Can literature and the arts be irenic?  How are the arts a unique vehicle for promoting peace?  How do they enhance memory?  How do the arts play a role in the formation of public opinion?  What possible effects could they have in policymaking?  How might literature and the arts be a vehicle of resistance to tyranny? While the role of epic poetry has often been to present the heroic grandeur of wars past, providing a type of justification for wars future, some poets have endeavored to depict the horrors of war in such a way that the cost of human suffering penetrates the reader’s consciousness. This issue examines and theorizes the role of literature and the visual arts in search for “positive” peace (the elimination of causes of violence and the avoidance of conflict) and the creation of a peace culture, by drawing attention to the writer or artist’s method and form, circumstantial motivation, use of memory and language as counter-propaganda, as well as reception by the public.

The importance of literary and artistic contributions to the obtaining and preservation of peace has been recognized by awards such as the Peace Prize of the German Book Trade, the Erich Maria Remarque Peace Prize (awarded to Mahmoud Darwish in 2003), and others, often lesser known, such as the Leeds Peace Poetry Award or the Barbara Mandigo Kelly Peace Poetry Award. Although the connection between the arts and the search for and preservation of peace is instinctively acknowledged, its exact nature is imprecise. This issue opens considerations that should be further explored.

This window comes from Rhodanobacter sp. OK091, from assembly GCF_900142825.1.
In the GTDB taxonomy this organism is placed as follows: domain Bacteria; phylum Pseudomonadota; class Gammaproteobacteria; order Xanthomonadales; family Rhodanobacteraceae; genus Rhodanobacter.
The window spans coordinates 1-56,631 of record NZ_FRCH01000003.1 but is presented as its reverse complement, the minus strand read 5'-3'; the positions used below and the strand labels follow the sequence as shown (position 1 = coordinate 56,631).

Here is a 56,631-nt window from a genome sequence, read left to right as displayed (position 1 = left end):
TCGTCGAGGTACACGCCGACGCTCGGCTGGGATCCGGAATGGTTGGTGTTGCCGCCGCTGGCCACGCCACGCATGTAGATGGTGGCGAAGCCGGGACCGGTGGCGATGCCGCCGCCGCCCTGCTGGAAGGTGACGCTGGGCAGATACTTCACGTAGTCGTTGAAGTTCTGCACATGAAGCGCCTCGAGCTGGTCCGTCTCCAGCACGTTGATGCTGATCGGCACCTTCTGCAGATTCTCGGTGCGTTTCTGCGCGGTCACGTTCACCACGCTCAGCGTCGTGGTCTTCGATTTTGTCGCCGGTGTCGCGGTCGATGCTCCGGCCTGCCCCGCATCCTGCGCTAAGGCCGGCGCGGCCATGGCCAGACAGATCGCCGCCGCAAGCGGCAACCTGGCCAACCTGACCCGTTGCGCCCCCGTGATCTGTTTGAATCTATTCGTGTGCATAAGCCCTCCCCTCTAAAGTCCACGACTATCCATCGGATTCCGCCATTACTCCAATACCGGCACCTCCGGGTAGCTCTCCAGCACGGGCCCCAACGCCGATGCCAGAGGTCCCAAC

The word “peace” itself may be considered problematic.  Is it merely the absence of war?  Thesaurus and dictionary listings for the noun and adjectival forms of the word include the following synonyms that inspired some of the authors of this issue:  Peace, peaceful, peacefulness, concord, harmony, harmoniousness, friendship, cordiality, amity, amicableness, goodwill, accord, agreement, pacification, conciliation, truce, neutrality, ceasefire, armistice, nonaggression, nonviolence, calm, calmness, tranquility, serenity, restfulness, repose, quiet, quietness, silence, hush, still, stillness, placidity, composure, repose, relaxation, rest, restfulness, serenity, pacific, pacifist, peace-loving, unwarlike, nonviolent, nonaggressive, non-belligerent, non-combative, mild, easygoing, gentle, amiable, amicable, friendly, good-natured,  peacemaking, placid, even-tempered, irenic, dovish, conciliatory, placatory, inoffensive, pacification, peaceful, quiet, restful, serene, tranquil, undisturbed, restful, balmy, harmonious, cordial, friendly, strife-free, peaceable.